Intellectual propertyi Brand search
There are currently millions of registered trademarks in the world and several hundred thousand of them are in force in Portugal. Determining the ability to use a trademark in the Portuguese market is essential before large investments are made in marketing and packaging, and, importantly, before entering into a franchise agreement.
Registered trademarks can be searched in a number of public databases or, alternatively, it is possible to hire specialised companies to conduct in-depth clearance searches. Two of the most popular public databases used in Portugal are TMview and the database of the National Institute of Industrial Property (INPI).
In performing a trademark clearance search, it is necessary to bear in mind the criteria used for assessing the likelihood of confusion, namely issues of priority, similarity of goods and services and similarity of the marks from visual and phonetic perspectives. One should remember that no search provides a 100 per cent guarantee that the trademark application will proceed to grant nor that there will be no third-party opposition.
Indeed, in assessing the viability of a trademark application, it is important to remember that, inter alia, company names may be used as basis for opposition and that foreign trademarks often benefit from a six-month priority period, during which they can claim protection in Portugal. Unregistered trademarks that are used in commerce also have limited protection for an initial period of six months and may be invoked in opposition proceedings.
Furthermore, given that Portugal is a Member State of the Madrid Agreement and Protocol and of the EU, it is necessary to remember that European Union and international trademarks may also be in force in Portugal.
Whereas the process of searching and clearing a trademark is a well-understood and common procedure, verifying the non-existence of conflict in other areas (image rights, business process, etc.) is highly complex and carries with it significantly more risk. These risks should be duly taken into consideration in franchise agreements.ii Brand protection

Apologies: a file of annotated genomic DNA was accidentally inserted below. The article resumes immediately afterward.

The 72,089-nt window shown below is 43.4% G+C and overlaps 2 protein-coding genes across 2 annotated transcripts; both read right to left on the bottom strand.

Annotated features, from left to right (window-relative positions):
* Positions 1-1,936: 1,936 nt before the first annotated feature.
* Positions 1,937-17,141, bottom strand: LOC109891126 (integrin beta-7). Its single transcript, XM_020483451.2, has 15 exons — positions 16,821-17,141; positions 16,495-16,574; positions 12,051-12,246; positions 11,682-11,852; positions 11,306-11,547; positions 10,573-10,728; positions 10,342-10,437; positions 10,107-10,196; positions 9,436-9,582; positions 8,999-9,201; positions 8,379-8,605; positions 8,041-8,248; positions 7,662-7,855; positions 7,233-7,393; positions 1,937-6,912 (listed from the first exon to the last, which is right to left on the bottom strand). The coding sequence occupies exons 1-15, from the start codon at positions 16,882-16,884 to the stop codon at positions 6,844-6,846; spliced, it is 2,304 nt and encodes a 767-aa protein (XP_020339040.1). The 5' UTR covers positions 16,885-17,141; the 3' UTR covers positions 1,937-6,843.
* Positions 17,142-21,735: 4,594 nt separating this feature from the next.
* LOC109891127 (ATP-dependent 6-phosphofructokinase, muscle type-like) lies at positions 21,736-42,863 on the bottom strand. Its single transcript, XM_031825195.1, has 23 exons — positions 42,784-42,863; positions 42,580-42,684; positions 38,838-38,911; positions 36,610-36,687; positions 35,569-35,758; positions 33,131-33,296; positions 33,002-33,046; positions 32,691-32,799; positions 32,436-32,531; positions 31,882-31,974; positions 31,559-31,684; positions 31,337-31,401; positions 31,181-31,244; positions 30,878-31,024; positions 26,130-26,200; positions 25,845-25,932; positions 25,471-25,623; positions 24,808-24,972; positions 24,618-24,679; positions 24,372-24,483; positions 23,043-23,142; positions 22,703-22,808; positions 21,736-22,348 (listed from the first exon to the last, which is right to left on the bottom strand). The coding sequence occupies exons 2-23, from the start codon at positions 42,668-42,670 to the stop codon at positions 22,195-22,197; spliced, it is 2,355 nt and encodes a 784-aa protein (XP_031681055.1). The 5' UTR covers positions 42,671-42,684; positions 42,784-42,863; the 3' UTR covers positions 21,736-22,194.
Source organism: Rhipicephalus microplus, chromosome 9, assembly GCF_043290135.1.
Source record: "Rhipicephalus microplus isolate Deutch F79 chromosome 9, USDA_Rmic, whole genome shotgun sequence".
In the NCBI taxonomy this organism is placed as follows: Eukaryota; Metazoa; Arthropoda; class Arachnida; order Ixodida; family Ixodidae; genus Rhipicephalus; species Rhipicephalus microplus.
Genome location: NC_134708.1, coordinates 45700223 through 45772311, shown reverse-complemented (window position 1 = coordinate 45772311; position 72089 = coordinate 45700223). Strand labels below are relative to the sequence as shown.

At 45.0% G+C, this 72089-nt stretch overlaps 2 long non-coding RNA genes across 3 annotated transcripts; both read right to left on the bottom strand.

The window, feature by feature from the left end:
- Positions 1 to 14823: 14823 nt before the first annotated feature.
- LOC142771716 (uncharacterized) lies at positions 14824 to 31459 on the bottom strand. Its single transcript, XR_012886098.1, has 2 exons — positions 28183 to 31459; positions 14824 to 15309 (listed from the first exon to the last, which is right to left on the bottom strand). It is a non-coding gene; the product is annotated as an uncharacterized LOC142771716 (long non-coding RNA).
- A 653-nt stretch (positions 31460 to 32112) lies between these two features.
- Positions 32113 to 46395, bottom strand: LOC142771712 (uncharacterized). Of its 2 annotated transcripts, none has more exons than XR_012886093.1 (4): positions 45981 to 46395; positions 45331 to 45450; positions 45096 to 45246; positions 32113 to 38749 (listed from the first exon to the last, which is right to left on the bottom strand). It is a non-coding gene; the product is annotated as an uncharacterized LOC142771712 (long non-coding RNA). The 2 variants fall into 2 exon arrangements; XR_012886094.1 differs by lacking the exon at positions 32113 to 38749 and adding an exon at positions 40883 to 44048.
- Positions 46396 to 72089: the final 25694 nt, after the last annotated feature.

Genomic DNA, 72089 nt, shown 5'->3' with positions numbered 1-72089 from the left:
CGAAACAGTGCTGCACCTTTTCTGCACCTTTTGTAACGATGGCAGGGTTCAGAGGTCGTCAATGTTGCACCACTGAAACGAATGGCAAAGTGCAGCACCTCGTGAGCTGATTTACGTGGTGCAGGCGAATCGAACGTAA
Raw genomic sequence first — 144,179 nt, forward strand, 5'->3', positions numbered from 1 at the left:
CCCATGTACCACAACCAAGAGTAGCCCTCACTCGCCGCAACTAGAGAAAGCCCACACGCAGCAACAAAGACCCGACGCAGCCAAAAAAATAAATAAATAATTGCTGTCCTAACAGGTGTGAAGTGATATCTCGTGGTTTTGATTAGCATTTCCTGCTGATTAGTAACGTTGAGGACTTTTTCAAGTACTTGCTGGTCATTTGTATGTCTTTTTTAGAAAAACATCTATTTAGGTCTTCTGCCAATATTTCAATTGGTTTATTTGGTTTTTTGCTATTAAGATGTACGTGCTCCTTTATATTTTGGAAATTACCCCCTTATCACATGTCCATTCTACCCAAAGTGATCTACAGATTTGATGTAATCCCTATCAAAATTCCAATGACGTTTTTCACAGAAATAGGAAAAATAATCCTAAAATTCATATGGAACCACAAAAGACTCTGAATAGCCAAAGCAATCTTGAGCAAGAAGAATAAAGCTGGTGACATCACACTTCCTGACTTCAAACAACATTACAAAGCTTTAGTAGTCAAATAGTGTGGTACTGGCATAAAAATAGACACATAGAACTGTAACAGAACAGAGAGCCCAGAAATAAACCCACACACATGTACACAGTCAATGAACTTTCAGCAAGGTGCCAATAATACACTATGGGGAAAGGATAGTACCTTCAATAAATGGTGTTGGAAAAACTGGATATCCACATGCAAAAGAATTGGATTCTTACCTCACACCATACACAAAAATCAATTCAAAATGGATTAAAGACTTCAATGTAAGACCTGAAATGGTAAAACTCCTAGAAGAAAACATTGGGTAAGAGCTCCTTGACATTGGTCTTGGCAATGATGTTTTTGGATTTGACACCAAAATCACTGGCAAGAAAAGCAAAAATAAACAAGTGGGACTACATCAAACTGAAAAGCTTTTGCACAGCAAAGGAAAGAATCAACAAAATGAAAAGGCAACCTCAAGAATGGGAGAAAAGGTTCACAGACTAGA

The 'brand' is normally considered to be the central element of a franchise deal. Indeed, it is the brand that franchisees use and exploit in a certain territory to attract more customers and increase sales. The franchisor must, consequently, authorise the franchisee to use one or more brands and ensure that they are protected and maintain their value and attractiveness. Registration of the brand is fundamental to provide the franchisee with comfort in relation to the rights it is using.
The Portuguese trademark registration process is governed by the Portuguese Industrial Property Code, approved by Law-Decree No. 36/2003 of 5 March 2003. The 2003 Industrial Property Code is set to be replaced (for the most part) by a new Industrial Property Code as of 1 July 2019 (approved by Law-Decree No. 110/2018 of 10 December 2018).
The relevant authority for registering Portuguese trademarks or patents is the INPI. In brief, the request to register a trademark is filed and subsequently published in the official Industrial Property Bulletin. There is a two-month period in which the application may be challenged by any interested party. The applicant has a further two months in which to contest the challenge, as provided by Article 17 of the Industrial Property Code.
INPI will only start examining the application after the two or four-month period referred to above; the purpose of the examination being to ascertain and confirm whether the application meets the criteria foreseen in the law (the 'absolute grounds of refusal') and that the trademark is not likely to be confused with an already existing registered trademark (the 'relative grounds of refusal'). The application is only approved following this examination, after which it is registered and published in the official Industrial Property Bulletin. These decisions can be appealed to the Intellectual Property Court, currently seated in Lisbon, or, if all interested parties agree, to an arbitral court set up at the ARBITRARE centre.
Decree-Law No. 125/2006 of 29 June 2006 created the 'on-the-spot trademark' regime, according to which it is possible to buy a pre-approved trademark equivalent to the company name chosen at the same time that an 'on-the-spot company' is incorporated.
Article 316 of the Industrial Property Code establishes that industrial property benefits from the same protections as those established for property in general. An owner of a registered trademark may file a claim against anyone infringing the owner's trademark rights, namely using, without authorisation, in the course of trade, a mark that is identical or similar to the one registered, on products and services identical or similar to those included in the aforementioned registration and, as a consequence, causing a risk of confusion in the market.